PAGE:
After burning Cupid, the Lord ascertained by His Yogic vision that the birth of Lord Subramanya was absolutely necessary to destroy the powerful Taraka. Shiva’s seed was thrown into fire which, unable to retain it, threw it into the Ganges which in turn threw it into a reed forest. This is where Lord Subramanya was born; and hence he is caned Saravanabhava – “born in a reed-forest”. He became the leader of the celestial hosts and the destroyer of Taraka as Brahma had ordained.
Lord Subramanya is an incarnation of Lord Shiva. All incarnations are manifestations of the one Supreme Lord. Lord Subramanya and Lord Krishna are one.
Lord Krishna says in the Gita; “…of army generals, I am Skanda”.
The Lord manifests Himself from time to time in various names and forms, for the sake of establishing righteousness and subduing the wicked.
Lord Subramanya is a ray born of the Consciousness of Lord Shiva. Valli and Deivananai are His two wives. They represent the power of action and the power of knowledge respectively. He is the easily accessible Godhead in this dark age of ignorance and godlessness. In this He is no different from Hanuman. He bestows material and spiritual prosperity and success in every undertaking of His devotees, even if they show a little devotion to Him. He is worshipped much in South India. Some of His other names are Guha, Muruga, Kumaresa, Kartikeya, shanmukha, Subramanya and Velayadhan.
In the picture, Lord Subramanya holds a spear in His hand, just as Lord Shiva holds the trident. This is an emblem of power. It indicates that He is the Ruler of the universe. His vehicle is the peacock. He rides on it. This signifies that He has conquered pride, egoism and vanity. There is a cobra under His feet which indicates that He is absolutely fearless, immortal and wise. Valli is on His one side, Deivayanai on the other. Sometimes He stands alone with His spear. In this pose He is known as Velayudhan; this is His Nirguna aspect which is free from the illusory power of Nature.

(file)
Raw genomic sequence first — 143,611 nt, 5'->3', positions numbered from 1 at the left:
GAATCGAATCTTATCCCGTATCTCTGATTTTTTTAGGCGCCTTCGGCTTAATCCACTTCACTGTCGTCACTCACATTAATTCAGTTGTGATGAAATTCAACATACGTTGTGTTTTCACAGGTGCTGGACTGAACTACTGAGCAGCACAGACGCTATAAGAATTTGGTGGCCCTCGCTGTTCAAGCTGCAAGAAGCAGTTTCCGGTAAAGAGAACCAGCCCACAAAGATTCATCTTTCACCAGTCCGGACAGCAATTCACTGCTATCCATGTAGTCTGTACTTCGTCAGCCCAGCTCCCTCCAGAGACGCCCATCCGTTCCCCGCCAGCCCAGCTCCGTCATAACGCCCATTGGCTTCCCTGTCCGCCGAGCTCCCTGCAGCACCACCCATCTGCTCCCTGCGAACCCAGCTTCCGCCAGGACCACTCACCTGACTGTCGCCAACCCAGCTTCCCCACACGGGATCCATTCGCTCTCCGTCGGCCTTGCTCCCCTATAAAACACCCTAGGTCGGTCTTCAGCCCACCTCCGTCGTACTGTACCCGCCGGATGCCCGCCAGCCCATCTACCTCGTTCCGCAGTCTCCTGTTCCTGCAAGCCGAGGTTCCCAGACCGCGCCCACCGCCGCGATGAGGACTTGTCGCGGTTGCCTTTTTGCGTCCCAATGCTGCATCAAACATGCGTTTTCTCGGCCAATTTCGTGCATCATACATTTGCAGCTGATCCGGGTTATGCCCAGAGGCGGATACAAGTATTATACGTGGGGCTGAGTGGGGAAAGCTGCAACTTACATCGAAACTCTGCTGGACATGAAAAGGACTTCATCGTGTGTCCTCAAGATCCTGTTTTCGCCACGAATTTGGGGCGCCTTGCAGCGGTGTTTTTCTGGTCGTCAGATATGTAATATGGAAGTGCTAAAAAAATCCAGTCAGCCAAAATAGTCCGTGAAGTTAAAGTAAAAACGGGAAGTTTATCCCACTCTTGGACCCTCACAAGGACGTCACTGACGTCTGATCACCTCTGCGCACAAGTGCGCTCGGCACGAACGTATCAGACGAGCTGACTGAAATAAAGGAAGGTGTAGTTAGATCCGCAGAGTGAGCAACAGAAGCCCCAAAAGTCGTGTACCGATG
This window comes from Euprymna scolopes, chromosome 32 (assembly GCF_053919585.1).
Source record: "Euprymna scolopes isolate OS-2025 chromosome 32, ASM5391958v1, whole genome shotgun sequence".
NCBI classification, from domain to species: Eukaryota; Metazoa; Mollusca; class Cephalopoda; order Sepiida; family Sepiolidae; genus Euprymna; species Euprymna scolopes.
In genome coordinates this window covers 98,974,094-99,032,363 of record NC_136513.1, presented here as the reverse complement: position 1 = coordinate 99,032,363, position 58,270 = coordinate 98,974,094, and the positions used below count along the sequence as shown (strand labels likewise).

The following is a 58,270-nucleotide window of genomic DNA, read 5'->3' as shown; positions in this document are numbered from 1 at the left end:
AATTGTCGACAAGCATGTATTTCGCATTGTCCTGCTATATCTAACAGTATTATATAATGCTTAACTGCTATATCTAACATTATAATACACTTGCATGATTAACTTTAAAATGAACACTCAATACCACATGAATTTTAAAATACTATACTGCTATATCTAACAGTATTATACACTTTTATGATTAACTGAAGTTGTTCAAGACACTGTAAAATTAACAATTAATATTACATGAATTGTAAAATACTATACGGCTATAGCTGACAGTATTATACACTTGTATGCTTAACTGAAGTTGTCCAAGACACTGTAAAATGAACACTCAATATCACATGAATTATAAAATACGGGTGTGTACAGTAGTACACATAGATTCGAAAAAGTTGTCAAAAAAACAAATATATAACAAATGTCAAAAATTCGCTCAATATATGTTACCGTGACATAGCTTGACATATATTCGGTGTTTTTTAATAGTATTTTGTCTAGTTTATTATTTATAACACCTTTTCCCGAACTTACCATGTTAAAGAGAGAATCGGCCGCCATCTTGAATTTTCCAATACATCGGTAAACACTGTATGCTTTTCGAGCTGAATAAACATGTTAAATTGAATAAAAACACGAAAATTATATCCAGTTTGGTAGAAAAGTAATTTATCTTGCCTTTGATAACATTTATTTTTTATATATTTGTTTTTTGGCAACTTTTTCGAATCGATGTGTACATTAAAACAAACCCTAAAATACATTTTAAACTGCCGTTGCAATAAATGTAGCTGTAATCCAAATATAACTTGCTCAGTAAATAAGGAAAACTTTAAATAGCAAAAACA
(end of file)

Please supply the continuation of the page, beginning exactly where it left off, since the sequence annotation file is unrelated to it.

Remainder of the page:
The six heads represent the six rays or attributes, namely, wisdom, dispassion, strength, fame, wealth and divine powers. They indicate that He is the source of the four vedas, the Vedangas and the six schools of philosophy. They also indicate his control over the five organs of knowledge as well as the mind. They denote that He is the Supreme Being with thousands of heads and hands. That His head is turned in all directions signifies He is all-pervading They indicate that He can multiply and assume forms at His will.
There are big temples of Lord Subramanya at Tiruchendur, in Udipi, Palani Hills, Ceylon and Tiruparankundrum. The Lord spent His childhood days in Tiruchendur and took Mahasamadhi at Kathirgamam. If anyone goes to Kathirgamam with faith, devotion and piety, and stays in the temple for two or three days the Lord Himself grants His vision to the devotee. The devotee is filled with rich spiritual experiences. A big festival is held in the temple each year on Skanda Sashti. Thousands of people visit this place. “Mountains” of camphor are burnt on this occasion.
Skanda Sashti falls in November. It is the day on which Lord Subramanya defeated the demon, Taraka. Great festivals are held on this day with great pomp and grandeur. Devotees also do Bhajan and Kirtan on a grand scale. Thousands are fed sumptuously. Many incurable diseases are cured if one visits Palani and worships the Lord there. In South India, Lord Subramanya Lilas are dramatized on stage.
In addition to the Skanda Sashti, devotees of Lord Subramanya observe weekly and monthly days in His honour. Every Friday, or the Kartigai Nakshatram day every month, or the 6th day of the bright for night-all these are consider holy days by devotees. The 6th day of the month of Tulam (October-November) is the most auspicious of them all, This is the Skanda Sashti day.
The famous Nakkerar has composed the Tirumurukatrupadai in His praise. He who studies this famous work daily, with devotion and faith, gets certain success in life, peace and prosperity. The Tiruppugal is another famous book in Tamil which contains the inspiring devotional songs of Arunagirinathar in praise of Lord Subramanya. The Kavadichindu songs are also in praise of the Lord. The Skanda Sashti Kavacham is another famous hymn in praise of Lord Subramanya, and is sung particularly on festive occasions